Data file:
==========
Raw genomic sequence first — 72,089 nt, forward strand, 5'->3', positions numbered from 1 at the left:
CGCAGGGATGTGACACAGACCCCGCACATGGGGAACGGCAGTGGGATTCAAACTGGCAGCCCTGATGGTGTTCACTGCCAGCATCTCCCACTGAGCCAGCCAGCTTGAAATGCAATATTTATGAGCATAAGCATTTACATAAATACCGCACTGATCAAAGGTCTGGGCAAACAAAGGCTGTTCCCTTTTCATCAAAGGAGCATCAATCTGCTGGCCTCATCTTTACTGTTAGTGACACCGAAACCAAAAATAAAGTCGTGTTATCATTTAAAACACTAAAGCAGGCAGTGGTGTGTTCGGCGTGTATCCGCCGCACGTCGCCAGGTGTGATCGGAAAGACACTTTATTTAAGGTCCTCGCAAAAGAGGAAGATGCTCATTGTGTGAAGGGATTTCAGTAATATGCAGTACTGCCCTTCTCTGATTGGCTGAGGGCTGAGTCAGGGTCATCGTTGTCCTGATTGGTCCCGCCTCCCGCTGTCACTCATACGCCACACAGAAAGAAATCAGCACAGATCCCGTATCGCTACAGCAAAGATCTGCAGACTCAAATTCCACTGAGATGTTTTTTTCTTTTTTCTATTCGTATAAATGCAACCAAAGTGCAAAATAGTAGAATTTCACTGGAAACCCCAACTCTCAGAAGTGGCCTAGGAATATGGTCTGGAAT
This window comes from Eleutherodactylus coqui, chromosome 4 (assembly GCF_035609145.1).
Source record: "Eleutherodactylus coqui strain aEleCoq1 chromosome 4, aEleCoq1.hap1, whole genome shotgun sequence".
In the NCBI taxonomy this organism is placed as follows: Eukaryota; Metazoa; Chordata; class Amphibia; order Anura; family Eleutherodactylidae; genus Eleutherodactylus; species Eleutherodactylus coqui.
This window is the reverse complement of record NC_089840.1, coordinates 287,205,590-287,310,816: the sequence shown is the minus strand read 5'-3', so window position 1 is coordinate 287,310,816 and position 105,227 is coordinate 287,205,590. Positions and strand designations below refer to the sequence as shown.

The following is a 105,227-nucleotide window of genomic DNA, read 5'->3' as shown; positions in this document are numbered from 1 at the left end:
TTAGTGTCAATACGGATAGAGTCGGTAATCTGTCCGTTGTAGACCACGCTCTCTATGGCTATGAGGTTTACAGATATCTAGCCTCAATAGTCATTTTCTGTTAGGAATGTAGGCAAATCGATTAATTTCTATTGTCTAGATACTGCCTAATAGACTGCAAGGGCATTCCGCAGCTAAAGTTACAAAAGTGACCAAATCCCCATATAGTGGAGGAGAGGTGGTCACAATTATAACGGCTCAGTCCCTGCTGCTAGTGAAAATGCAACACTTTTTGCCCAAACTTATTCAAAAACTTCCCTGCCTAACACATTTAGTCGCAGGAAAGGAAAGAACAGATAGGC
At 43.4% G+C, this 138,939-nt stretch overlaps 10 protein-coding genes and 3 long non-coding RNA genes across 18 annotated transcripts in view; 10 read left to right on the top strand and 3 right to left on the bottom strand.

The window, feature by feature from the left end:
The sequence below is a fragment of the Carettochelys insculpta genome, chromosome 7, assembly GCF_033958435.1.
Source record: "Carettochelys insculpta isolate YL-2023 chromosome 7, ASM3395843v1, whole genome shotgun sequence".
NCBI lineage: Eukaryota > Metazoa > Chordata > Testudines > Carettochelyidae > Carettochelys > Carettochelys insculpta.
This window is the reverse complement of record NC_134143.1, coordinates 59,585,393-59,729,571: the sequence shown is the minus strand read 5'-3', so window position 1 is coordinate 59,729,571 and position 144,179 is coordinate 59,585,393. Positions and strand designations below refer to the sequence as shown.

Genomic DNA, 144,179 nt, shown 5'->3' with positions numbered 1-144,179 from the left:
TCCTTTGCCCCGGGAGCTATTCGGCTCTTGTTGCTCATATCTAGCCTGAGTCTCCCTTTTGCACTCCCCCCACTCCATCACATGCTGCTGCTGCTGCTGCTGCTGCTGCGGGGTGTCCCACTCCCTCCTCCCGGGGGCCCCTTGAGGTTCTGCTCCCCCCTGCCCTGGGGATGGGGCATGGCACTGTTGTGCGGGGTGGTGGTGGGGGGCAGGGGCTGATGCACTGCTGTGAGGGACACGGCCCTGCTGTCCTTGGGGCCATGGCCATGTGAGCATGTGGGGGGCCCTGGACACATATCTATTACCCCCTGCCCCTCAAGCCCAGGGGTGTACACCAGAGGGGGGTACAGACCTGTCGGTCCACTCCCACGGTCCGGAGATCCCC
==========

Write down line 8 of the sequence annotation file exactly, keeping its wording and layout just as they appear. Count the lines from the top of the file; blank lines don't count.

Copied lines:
TTAGTGTCAATACGGATAGAGTCGGTAATCTGTCCGTTGTAGACCACGCTCTCTATGGCTATGAGGTTTACAGATATCTAGCCTCAATAGTCATTTTCTGTTAGGAATGTAGGCAAATCGATTAATTTCTATTGTCTAGATACTGCCTAATAGACTGCAAGGGCATTCCGCAGCTAAAGTTACAAAAGTGACCAAATCCCCATATAGTGGAGGAGAGGTGGTCACAATTATAACGGCTCAGTCCCTGCTGCTAGTGAAAATGCAACACTTTTTGCCCAAACTTATTCAAAAACTTCCCTGCCTAACACATTTAGTCGCAGGAAAGGAAAGAACAGATAGGC